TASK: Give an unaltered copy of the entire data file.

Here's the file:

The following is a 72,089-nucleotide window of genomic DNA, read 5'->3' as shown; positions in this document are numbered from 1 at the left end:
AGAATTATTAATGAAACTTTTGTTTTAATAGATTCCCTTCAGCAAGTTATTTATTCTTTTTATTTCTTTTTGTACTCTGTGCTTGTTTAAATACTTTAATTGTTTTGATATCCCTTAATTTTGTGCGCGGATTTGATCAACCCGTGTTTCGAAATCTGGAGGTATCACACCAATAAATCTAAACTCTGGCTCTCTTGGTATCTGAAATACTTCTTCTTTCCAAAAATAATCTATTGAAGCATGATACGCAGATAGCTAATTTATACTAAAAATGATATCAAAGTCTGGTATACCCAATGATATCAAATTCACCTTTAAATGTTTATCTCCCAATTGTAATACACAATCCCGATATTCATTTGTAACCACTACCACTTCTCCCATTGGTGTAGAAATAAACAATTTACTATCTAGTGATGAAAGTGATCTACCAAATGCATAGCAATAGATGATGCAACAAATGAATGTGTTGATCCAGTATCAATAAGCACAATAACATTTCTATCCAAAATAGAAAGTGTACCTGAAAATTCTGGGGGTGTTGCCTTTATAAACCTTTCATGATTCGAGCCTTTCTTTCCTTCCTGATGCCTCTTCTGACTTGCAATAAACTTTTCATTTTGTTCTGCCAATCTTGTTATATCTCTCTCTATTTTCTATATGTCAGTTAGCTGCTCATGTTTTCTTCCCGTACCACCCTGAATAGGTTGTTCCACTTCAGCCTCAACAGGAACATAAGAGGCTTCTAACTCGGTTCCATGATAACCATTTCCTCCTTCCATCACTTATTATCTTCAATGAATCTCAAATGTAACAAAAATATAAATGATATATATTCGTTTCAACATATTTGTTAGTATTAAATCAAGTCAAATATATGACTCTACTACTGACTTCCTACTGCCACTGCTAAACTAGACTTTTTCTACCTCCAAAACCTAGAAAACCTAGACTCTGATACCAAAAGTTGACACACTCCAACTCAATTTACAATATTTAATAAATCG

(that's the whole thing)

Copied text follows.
The following is a 72,089-nucleotide window of genomic DNA, read 5'->3' as shown; positions in this document are numbered from 1 at the left end:
AGAATTATTAATGAAACTTTTGTTTTAATAGATTCCCTTCAGCAAGTTATTTATTCTTTTTATTTCTTTTTGTACTCTGTGCTTGTTTAAATACTTTAATTGTTTTGATATCCCTTAATTTTGTGCGCGGATTTGATCAACCCGTGTTTCGAAATCTGGAGGTATCACACCAATAAATCTAAACTCTGGCTCTCTTGGTATCTGAAATACTTCTTCTTTCCAAAAATAATCTATTGAAGCATGATACGCAGATAGCTAATTTATACTAAAAATGATATCAAAGTCTGGTATACCCAATGATATCAAATTCACCTTTAAATGTTTATCTCCCAATTGTAATACACAATCCCGATATTCATTTGTAACCACTACCACTTCTCCCATTGGTGTAGAAATAAACAATTTACTATCTAGTGATGAAAGTGATCTACCAAATGCATAGCAATAGATGATGCAACAAATGAATGTGTTGATCCAGTATCAATAAGCACAATAACATTTCTATCCAAAATAGAAAGTGTACCTGAAAATTCTGGGGGTGTTGCCTTTATAAACCTTTCATGATTCGAGCCTTTCTTTCCTTCCTGATGCCTCTTCTGACTTGCAATAAACTTTTCATTTTGTTCTGCCAATCTTGTTATATCTCTCTCTATTTTCTATATGTCAGTTAGCTGCTCATGTTTTCTTCCCGTACCACCCTGAATAGGTTGTTCCACTTCAGCCTCAACAGGAACATAAGAGGCTTCTAACTCGGTTCCATGATAACCATTTCCTCCTTCCATCACTTATTATCTTCAATGAATCTCAAATGTAACAAAAATATAAATGATATATATTCGTTTCAACATATTTGTTAGTATTAAATCAAGTCAAATATATGACTCTACTACTGACTTCCTACTGCCACTGCTAAACTAGACTTTTTCTACCTCCAAAACCTAGAAAACCTAGACTCTGATACCAAAAGTTGACACACTCCAACTCAATTTACAATATTTAATAAATCG